Fear of more local attacks as Indonesian militants fail to emigrate
Haeril Halim and Marguerite Afra Sapiie
The Jakarta Post
The National Counterterrorism Agency (BNPT) claims the number of Indonesian extremists leaving the country to join the Islamic State (IS) group in Syria has declined, raising fears they will focus on carrying out terrorist attacks on Indonesian soil instead.
The agency said it was getting more difficult for foreign fighters to enter Syria as fighting among conflicting armed groups has intensified in the war-torn country.
Bahrun Na’im, an Indonesian militant with the IS in Syria, had recently instructed Indonesian supporters of IS group to drop their plans to immigrate to Syria and carry out attacks in their home country, BNPT’s deradicalization director Irfan Idris told The Jakarta Post on Tuesday. “Earlier, the traffic of Indonesians going to Syria was very high, but recently, after Bahrun’s instruction was issued, the number decreased because local militants were encouraged to launch domestic attacks by Bahrun,” he said, declining to provide figures.
In addition, the official said the government had stepped up efforts to prevent Indonesians from leaving the country for Syria, including by rejecting passport applications made by Indonesians suspected of wanting to join IS and by intensifying crackdowns on recruiters of Indonesian jihadists facilitating trips to the Middle East.
The police intercepted seven people at Soekarno-Hatta International Airport attempting to fly to Syria on Sept. 28 along with a recruiter identified as Abu Fauzan, who managed to fly dozens of Indonesians to Syria in early 2016. There are currently a total of 500 Indonesian militants fighting with IS in Syria, according to the BNPT. Dozens of Indonesian militants may now reside in Turkey while attempting to enter Syria.
The discovery of eight Indonesian passports in Turkey during a terror raid last week may confirm BNPT’s statements on the existence of Indonesian militants in Turkey.
“We are still investigating the discovery of Indonesian passports in Turkey,” Irfan said.
A spokesperson for the Immigration Directorate General, Agung Sampurno, said his office had asked the Foreign Ministry to collect copies of the eight passports to identify whether or not they were legitimate. “Our intelligence team is working to collect copies of the biographical page of the passports,” Agung said.
The immigration office in Batam, one of the favorite transfer points for Indonesian militants on the way to Singapore before flying to Turkey, rejected 418 passport applications last year, mostly submitted by people wanting to go to Syria.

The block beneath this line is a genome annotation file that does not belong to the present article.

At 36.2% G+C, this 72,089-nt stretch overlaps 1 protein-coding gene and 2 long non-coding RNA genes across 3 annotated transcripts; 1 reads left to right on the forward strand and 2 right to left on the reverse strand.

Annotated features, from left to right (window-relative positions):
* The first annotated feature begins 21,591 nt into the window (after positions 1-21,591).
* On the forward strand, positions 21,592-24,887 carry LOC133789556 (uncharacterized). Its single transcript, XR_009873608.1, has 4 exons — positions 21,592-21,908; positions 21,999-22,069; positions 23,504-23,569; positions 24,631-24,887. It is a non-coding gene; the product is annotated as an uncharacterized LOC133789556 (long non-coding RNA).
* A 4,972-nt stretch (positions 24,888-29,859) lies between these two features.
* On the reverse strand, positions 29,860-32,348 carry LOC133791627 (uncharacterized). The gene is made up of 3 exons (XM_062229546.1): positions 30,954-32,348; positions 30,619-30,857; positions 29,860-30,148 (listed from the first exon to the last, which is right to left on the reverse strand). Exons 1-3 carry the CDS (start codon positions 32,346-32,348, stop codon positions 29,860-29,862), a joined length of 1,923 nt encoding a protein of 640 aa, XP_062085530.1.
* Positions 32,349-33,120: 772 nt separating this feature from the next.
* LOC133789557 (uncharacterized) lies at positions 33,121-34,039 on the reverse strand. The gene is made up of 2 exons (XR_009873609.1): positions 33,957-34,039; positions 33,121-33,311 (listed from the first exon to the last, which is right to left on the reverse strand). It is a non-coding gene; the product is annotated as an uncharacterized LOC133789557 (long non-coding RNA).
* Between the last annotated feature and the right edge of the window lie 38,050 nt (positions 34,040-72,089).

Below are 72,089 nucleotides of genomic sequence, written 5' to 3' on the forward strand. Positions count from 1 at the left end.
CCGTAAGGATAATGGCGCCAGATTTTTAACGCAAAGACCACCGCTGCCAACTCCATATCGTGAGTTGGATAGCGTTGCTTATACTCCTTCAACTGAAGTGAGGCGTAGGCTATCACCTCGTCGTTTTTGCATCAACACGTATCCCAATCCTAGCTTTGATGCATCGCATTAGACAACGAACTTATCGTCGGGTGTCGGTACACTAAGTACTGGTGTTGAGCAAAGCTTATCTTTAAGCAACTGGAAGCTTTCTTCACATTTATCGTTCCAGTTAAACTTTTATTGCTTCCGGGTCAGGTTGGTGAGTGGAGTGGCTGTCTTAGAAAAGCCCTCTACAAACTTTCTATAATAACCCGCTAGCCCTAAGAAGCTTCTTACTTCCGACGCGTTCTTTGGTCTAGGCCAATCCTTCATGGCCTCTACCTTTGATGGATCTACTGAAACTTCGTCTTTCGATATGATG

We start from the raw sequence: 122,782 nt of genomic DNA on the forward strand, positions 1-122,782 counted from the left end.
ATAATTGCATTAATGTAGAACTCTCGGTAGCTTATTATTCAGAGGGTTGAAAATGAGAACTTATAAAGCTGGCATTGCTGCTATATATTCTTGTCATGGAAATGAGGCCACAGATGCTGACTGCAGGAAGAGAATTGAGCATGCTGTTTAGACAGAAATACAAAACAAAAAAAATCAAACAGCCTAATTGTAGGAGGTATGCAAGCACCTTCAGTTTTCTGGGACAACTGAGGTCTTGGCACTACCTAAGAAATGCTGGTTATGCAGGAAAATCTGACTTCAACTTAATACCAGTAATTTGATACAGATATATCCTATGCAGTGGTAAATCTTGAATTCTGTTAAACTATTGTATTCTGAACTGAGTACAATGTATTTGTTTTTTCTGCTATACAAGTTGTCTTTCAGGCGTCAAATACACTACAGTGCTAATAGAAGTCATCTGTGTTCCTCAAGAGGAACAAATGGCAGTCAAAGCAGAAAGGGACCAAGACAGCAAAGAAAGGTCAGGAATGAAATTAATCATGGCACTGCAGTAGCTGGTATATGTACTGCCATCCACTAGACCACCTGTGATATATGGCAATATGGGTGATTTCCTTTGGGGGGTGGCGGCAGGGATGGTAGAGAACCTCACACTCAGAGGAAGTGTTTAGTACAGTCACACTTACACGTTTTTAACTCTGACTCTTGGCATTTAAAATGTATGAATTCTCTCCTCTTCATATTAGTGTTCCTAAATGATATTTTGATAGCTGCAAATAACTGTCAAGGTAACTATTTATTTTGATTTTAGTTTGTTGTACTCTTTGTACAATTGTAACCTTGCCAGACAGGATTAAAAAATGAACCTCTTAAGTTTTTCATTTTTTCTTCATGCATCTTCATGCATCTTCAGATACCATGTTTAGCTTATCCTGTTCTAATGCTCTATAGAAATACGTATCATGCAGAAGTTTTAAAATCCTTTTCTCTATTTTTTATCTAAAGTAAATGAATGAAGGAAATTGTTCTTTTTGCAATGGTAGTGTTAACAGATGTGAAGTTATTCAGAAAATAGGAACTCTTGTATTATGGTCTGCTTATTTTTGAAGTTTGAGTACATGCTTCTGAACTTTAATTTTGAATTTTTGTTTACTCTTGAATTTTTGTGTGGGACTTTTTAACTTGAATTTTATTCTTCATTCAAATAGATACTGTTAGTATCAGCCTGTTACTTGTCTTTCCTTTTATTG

The immigration office in Depok, West Java, also rejected 929 similar applications in 2016.
Financial Transaction Reports and Analysis Centre (PPATK) said on Tuesday that Bahrun was now using online payment services, such as Bitcoin, a cryptocurrency that uses cryptography to make transactions anonymous, and PayPal, to transfer money to fund terror attacks in Indonesia.
“He [Bahrun] wants to avoid conventional financial systems,” PPATK research division director Ivan Yustiavandana said, adding it was now a new trend that global terrorism activities were funded by money sent through Bitcoin and PayPal.
Meanwhile, the National Police said they were aware of the use of Bitcoin and other online-payment services by IS affiliates to send money to Indonesian terror cells.
“If someone sends funds [using virtual money] but the receiver does nothing, we can’t do anything but watch [until the receiver uses the money to buy terror equipment]. Yet if the sender can be identified as a terrorist, we can act on that information,” National Police spokesman Sr. Comr. Martinus Sitompul said.
The Thamrin attack on Jan. 14, 2016, that killed 4 civilians was the first attack on Indonesian soil claimed by IS.
The group, through Bahrun, inspired five more attacks in the following months, some of which turned deadly. An attack by a lone wolf inspired by IS angered the nation on Nov. 13 when a bomb exploded at the Oikumene Church in Sengkotek subdistrict, Samarinda, killing a two-year-old toddler, identified as Intan Olivia, and injuring three other toddlers.
The police also voided three plots to attack the State Palace, an unspecified location in Bali and a police station in Tangerang, Banten, in December after arresting 21 terrorists in West Java, Central Java, Banten, North Sumatra, West Sumatra and Batam ahead of Christmas.
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